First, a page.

Relocation

Have you ever relocated? Knowing that Americans are extremely mobile, I’m guessing you have moved from the house you grew up in and have, at least once, established a new home or business. People relocate for many different reasons ranging from work, to health, to love, to family, to education. Underlying almost all of these is the strong desire to strengthen human relationships in pursuit of those aims. God well understands the idea of relocation. The desire for better relationship was the reason God relocated to be with us in the form of Jesus Christ. He loved and cared for us so much that he came to us as a child, and He has been with us ever since.

Relationships were the reason the Pekary family relocated to East Palo Alto. Shannon and April were compelled by a desire to share their relationship with their God with their community and their neighbors of East Palo Alto. The Pekarys became familiar with the idea of relocating to poorer neighborhoods and cities here in America through the writings of one wise pastor, Dr. John Perkins and in relocating the Pekarys took the first step of a process of what Perkins describes as critically important component to spreading God’s justice, triumph and love here on Earth.

Perkins is an African-American pastor with an amazing testimony and life story (you can read about it in the book “Let Justice Roll Down”) and has been in ministry since the 60s as passionate vessel for God in the areas of racial reconciliation, civil rights and community development. He’s been a pastor at several churches and has been at the forefront of founding and advising many different organizations that are involved in empowering and developing poor communities and neighborhoods—the most prominent being The Christian Community Development Association (CCDA). In his book “With Justice for All”, Perkins describes the different steps necessary of working for biblical and just community development.

Relocation

With his first step Perkins echoes Christ’s call for believers to go and live among the poor. He describes his own struggle to obey Christ’s command to return with his family to Mississippi (from where he originally left) in order to share the gospel. Perkins shares with his readers with words of profound truth when describing the need for relocation:

“Neither politicians nor philanthropists can offer people what they need the most—the incarnate lover of Christ. Unless the church fulfills its responsibility to proclaim by word and deed the “Good News to the poor,” the poor have no true hope. We, the church, bear the only true gospel of hope. Only through us can the power of Christ’s love save and deliver them. The fate of the America’s poor is in our hands.” (pg. 56)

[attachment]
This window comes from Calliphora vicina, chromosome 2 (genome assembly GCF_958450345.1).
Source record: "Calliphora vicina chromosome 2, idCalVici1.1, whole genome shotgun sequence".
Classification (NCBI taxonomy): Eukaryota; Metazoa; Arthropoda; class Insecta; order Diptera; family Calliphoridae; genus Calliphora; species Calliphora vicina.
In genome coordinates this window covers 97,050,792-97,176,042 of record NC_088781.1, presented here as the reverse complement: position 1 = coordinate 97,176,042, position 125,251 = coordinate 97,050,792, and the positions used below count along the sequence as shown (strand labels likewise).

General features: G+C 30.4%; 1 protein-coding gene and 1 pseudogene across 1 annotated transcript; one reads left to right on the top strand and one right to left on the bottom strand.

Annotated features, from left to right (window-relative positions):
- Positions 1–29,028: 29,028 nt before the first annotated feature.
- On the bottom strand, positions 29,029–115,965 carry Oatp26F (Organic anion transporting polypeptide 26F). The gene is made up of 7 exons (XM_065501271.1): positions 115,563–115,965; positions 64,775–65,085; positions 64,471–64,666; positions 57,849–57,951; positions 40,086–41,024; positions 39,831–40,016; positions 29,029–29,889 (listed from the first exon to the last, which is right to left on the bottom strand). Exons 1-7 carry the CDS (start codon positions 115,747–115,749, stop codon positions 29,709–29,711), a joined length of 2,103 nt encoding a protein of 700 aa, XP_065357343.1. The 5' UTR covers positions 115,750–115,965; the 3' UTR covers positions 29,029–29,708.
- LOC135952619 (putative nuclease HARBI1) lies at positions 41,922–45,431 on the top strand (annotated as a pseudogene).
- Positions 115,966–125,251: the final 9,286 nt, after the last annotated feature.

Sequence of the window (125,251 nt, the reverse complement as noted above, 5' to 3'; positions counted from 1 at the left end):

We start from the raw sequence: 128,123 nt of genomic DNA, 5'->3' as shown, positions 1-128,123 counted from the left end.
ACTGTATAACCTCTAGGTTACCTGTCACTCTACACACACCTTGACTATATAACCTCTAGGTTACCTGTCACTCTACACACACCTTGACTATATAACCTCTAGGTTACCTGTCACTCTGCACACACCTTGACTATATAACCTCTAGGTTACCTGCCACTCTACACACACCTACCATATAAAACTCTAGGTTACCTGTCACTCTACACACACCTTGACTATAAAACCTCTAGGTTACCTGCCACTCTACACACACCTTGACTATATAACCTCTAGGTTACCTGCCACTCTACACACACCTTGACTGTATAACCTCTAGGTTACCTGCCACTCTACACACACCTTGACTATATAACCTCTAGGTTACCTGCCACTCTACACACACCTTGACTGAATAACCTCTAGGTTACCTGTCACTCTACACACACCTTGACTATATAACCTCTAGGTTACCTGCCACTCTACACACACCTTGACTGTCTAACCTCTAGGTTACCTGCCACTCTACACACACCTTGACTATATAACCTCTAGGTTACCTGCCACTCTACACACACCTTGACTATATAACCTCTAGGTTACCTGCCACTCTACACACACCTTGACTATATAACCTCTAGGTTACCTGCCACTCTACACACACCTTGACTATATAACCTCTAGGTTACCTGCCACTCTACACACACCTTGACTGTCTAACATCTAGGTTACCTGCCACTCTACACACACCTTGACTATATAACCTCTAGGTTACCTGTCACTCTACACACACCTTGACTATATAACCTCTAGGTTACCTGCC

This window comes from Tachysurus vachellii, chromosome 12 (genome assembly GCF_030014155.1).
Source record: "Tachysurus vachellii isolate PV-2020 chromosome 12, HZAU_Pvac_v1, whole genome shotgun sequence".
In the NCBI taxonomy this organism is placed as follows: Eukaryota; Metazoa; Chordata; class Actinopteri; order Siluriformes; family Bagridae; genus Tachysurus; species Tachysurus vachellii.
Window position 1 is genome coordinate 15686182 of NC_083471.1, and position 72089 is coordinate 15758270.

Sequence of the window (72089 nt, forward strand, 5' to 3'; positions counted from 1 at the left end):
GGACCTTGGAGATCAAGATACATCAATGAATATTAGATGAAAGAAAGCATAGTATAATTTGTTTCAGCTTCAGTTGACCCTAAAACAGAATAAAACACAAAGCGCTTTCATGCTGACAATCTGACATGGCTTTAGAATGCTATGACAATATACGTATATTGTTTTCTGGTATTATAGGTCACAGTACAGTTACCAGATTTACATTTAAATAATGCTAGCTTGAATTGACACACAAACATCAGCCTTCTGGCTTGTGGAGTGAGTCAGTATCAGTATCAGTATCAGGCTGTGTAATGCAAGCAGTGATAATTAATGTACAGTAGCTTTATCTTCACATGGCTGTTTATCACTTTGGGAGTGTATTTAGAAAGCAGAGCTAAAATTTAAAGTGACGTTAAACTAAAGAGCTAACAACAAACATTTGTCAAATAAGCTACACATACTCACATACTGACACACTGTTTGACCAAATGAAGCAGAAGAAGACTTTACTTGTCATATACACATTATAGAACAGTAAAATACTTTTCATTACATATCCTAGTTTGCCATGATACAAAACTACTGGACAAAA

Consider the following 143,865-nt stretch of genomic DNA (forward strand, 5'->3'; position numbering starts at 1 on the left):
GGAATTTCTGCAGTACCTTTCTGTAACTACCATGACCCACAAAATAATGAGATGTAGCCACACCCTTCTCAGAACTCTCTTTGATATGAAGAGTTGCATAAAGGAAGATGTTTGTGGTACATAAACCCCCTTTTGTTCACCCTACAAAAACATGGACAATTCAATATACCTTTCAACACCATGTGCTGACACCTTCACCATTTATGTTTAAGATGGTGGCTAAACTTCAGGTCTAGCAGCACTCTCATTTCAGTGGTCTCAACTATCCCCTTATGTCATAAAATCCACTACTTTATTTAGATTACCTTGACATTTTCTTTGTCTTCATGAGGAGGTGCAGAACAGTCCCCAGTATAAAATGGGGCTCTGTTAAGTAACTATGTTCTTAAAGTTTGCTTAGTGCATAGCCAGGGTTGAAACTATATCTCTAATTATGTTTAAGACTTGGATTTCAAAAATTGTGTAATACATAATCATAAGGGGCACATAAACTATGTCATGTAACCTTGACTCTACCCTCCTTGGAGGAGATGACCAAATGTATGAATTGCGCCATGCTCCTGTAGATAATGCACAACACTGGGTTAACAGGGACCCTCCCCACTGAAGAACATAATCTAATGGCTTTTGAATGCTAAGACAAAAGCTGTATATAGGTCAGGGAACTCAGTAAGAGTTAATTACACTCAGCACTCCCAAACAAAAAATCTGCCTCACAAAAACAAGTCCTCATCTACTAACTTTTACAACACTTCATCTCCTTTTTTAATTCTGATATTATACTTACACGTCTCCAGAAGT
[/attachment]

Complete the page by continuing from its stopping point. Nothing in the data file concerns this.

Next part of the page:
Relocation is not a value that Perkins has created out of thin air. Relocation is what Abraham, Moses and Nehemiah did. It’s what God did. We would not have the gospel today if Christ had not relocated and dwelt among us. Perkins writes,

“The incarnation is the ultimate relocation.” (pg. 89)

To relocate and live among those who are poor, to seek to make their needs our needs, to live out the gospel by working for the improvement of our neighbors’ lives in every manner—this is what Jesus did and we, as Christ followers, are called to imitate in obedience. Perkins stresses the divine importance of relocation:

“Not only is the incarnation relocation: relocation is also incarnation. That is, not only did God relocate among us by taking the form of man, but when fellowships of believers relocate into a community, Christ incarnate invades that community. Christ, as His body, as His church, comes to dwell there.” (pg. 89)

In relocating to East Palo Alto and sharing their home and lives with their neighbors the Pekary family have positioned themselves to share Christ’s love in daily action and deed. And now, with RYAA, the Pekarys are helping to spearhead an organization that serves the youth of East Palo Alto in a Christ-like manner—beginning with being physically, emotionally and spiritually near and present to those they serve.

This blog post will be the first of a series of blog posts that will be discussing the idea of “relocation”. Keep tuned! We will be bringing you future posts on this subject from the perspective of those who have decided to make East Palo Alto their permanent homes. 

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